Apr 25, 2013

Lovely Karen, Early Barbara & Yma, Fingering With Wes, Plus Ryuichi's Shining And A Faux-Ghetto Secret Song!


"Tart," "singular," "intelligent" and "slinky" are just a few of the adjectives that come to mind when I think of Karen Akers. I first saw her onstage in the original Broadway production of "Nine" - and I was hooked. I saw her again in "Grand Hotel," and with the help of my Cuban Luvuh, I've been collecting her LPs ever since. She hasn't been on Broadway since "Grand Hotel" (that I know of) but remains, as The New York Times says, "one of cabaret's ranking art-song interpreters."

"Unchained Melodies" - a Cheerful Chanteuse Exclusive! - isn't "arty" (or at least not to me), but it does offer Karen singing "Bewitched, Bothered And Bewildered" and making it so emotionally complete, you'll swear it's a new song. The same might be said of "Blame It On A Summer Night," or Sondheim's "Sooner Or Later," or just about any song here. She burrows into them like a Method actor; not a single lyric is taken for granted. In other words, she's spellbinding.


If Karen Akers is spellbinding and singular, then Yma Sumac is...what, exactly? Conspicuous? Especial? Fantastico?


If anyone deserves their own adjective, it's Yma, don't you think? Oh, and what about the musical "Flahooley?" (...) (...) (...sorry, I just fell asleep thinking about it). Basically, it was this 1951 Broadway mess with puppets, left-wing politics and songs by Sammy Fain and E.Y. Harburg. Before you get excited, this isn't a cult item like "Anyone Can Whistle." Not by a long shot. Still, there's a "but." There's actually two.

The Original Cast LP - a So-o-o Yma Cheerful Exclusive! - includes Barbara Cook in her first Broadway role (she sounds wonderful) and three, count 'em, three, Yma Sumac tracks that are pure delight - and surely catnip for all her fans like you and me. Not surprisingly, her wordless songs were written specially for her by Moises Vivanco, her Peruvian collaborator whom she married, divorced, re-married and divorced yet again (oh, you crazy kids). I love all of her cues here, but my favorite is "Birds/Enchantment," which at one point features her casually imitating a melodic, bird-like flute. In perfect pitch. 


Are there any hard-bop fans out there? There are? Then you've come to the right place. Wes is here (again)!


His 1957 "Fingerpickin'" LP, remastered in 1996, includes not just Wes, but jazz trumpeter Freddie Hubbard, who was making his recording debut (get ready for this) at age seventeen. This was also Wes' first solo LP, though he's happily joined by his brothers Monk and Buddy. Several modern reviewers out there believe Wes was still finding his sound, but I laugh at them - Hahahahahahaha! - because it all sounds deliciously mellow and seasoned to me.


Are you all jazzed-out? Had enough of Broadway and such? Then perhaps you need to trance out a bit with Ryuichi and an elephant.


I don't mean to imply that Ryuichi Sakamoto has made a "trance" CD, only to say that his music for the movie "Shining Boy And Little Randy" can put you into a trance-like state. Which I mean in a good way (of course).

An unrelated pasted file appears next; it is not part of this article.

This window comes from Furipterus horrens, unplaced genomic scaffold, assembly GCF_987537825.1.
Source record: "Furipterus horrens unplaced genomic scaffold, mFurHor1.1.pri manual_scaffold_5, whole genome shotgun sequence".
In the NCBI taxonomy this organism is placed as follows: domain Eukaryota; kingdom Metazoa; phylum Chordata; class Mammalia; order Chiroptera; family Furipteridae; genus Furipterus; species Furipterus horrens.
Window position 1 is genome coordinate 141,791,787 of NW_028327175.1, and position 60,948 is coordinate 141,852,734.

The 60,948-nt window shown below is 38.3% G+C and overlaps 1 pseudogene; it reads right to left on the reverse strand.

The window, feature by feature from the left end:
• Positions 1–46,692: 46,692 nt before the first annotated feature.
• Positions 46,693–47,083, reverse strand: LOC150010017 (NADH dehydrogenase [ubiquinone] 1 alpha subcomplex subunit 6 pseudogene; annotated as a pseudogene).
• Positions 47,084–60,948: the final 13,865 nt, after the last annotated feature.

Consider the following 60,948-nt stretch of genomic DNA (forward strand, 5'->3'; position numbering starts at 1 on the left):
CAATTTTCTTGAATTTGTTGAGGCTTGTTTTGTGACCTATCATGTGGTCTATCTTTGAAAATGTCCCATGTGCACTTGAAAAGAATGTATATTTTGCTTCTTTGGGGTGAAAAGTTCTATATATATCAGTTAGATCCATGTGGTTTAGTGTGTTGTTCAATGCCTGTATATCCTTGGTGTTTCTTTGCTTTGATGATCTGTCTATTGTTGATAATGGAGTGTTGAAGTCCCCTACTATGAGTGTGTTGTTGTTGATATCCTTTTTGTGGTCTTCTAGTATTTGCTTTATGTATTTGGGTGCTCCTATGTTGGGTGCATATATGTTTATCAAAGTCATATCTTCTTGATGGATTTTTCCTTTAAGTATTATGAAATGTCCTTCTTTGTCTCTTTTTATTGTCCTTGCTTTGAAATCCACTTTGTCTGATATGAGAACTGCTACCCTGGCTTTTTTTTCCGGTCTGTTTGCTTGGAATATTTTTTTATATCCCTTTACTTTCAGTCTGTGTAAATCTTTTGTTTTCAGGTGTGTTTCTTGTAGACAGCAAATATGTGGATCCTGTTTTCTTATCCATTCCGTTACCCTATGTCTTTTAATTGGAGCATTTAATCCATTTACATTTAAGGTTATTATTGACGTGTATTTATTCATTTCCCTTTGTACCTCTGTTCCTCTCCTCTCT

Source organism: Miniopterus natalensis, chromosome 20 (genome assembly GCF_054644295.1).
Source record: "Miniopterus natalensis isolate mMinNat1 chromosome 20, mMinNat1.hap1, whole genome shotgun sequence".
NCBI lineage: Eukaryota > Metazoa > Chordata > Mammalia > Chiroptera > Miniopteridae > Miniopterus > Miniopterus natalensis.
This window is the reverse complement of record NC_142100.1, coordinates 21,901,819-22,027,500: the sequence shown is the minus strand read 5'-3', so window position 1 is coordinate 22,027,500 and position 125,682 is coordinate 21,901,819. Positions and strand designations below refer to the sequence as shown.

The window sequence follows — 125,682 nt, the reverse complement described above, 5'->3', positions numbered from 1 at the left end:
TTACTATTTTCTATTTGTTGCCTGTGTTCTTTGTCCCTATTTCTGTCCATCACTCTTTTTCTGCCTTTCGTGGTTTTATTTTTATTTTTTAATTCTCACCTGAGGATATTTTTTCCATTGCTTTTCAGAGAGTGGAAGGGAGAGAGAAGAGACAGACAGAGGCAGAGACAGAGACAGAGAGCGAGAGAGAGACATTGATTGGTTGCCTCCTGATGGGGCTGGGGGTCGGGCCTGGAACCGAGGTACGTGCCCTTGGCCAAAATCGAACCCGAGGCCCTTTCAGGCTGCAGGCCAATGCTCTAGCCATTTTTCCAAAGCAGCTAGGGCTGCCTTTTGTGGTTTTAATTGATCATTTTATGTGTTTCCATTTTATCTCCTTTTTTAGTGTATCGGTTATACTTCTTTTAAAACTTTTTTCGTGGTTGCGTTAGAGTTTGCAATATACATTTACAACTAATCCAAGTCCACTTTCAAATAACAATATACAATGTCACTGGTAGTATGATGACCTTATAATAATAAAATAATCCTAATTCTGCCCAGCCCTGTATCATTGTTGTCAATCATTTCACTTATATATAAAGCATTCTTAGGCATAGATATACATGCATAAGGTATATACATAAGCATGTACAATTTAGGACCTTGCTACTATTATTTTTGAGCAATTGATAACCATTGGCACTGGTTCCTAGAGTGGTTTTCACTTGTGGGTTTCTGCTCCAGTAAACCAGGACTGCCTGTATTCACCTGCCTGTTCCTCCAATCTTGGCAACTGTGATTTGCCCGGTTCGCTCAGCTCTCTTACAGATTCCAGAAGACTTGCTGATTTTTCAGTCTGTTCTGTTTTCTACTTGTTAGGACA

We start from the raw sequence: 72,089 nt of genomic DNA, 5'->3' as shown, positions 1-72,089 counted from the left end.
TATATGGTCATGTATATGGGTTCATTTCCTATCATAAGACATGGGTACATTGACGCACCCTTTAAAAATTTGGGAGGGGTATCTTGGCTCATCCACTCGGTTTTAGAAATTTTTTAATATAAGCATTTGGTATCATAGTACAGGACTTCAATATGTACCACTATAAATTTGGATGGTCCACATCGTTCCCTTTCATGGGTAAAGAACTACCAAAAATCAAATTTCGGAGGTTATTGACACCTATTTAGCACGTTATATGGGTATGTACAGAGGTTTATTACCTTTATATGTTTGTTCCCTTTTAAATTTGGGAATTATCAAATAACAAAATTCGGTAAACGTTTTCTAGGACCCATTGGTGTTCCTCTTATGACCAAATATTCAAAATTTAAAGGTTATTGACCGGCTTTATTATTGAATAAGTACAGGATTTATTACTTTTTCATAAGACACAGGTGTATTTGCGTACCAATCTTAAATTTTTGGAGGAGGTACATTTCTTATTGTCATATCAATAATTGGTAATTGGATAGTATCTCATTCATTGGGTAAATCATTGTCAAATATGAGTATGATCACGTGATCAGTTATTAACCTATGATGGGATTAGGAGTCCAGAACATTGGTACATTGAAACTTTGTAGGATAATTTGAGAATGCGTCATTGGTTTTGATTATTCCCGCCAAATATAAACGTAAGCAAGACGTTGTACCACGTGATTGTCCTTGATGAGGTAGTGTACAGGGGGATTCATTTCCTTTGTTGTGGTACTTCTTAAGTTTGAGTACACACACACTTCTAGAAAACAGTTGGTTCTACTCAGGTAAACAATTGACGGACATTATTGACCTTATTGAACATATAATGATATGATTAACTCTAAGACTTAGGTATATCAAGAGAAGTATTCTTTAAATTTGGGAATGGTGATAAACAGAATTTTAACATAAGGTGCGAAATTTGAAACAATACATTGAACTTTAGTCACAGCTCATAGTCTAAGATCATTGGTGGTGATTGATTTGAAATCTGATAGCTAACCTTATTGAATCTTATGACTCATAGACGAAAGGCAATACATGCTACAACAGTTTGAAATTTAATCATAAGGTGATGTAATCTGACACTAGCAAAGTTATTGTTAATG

I haven't seen this 2005 movie about an outcast Thai teenager named Tetsumu and his elephant (which truthfully, sounds a bit sticky) (to me), but Ryuichi's music is equal parts bouncy, dreamy and nostalgic. Maybe it's a tribute to the music that I actually thought of adding the movie to my Netflix cue, only to realize that they don't carry it (damn you, Netflix!). Oh, well. At least I have the music.


Fans, fans, fans, fans. The Secret Song File has a camera-ready smile whenever they pop up (as they invariably do) (like mosquitoes to a blood host). And, yes, the fans always want a picture. Good God, isn't her soul enough? How much must she give, give, give. Will it ever be enough? Are Cheetos proper to serve as hors d'oeuvres at a dinner party? "Why Cheetos?" you ask. Because Miss Britney's in the house, and where there is Britney, there are always Cheetos. Confused? Me, too.


No, this isn't a new CD by Brit-Brit, but she is a guest vocoder vocalist on one of the songs (using a British accent) (?). Is it mindless fluff? Yes, and in fact, the entire CD is completely brain-free. But it's got a beat, ya'll, and this wily Pea knows how to string them together. I probably don't need to give you any more hints (even if your name is William), but if you still don't know who it is, then just smile like the Secret Song File. Your fans will thank you.

Before posing, always check your teefs for salad bits and such. 

Drop your beats in the comments if you like!

6 comments:

Faze said...

I'm glad to see that Karen Akers has recorded A LOT, so there's plenty more to discover after this. She does have a nice way with a lyric -- you need a certain amount of intelligence to deliver a Lorenz Hart song convincingly. As for Yma -- I was frightened by one of her EP covers as a child (the scowling idol, the mysterious word Xtabay), but I realized that I'd known nothing of fear until I lowered the needle and heard those sounds that I only later connected with a human voice. And some people claim that music before rock and roll was tame!

The Cheerful Earfull! said...

I can sooooo understand being frightened by Yma as a child. Lucky for me, I didn't discover her till high school - right when I discovered drugs! And so they'll always be indelibly linked (for me). Even now when I listen to her, I could swear I get some sort of sense-memory buzz. Somehow, I think she'd approve.

Anonymous said...

404 not found for Karen Akers :(

The Cheerful Earfull! said...

Oh, no! Taking care of it. Check back in about 30.

Jack Gardner said...

It looks like both Karen Akers albums are no more.... :-(

The Cheerful Earfull! said...

Karen's back again, Jack!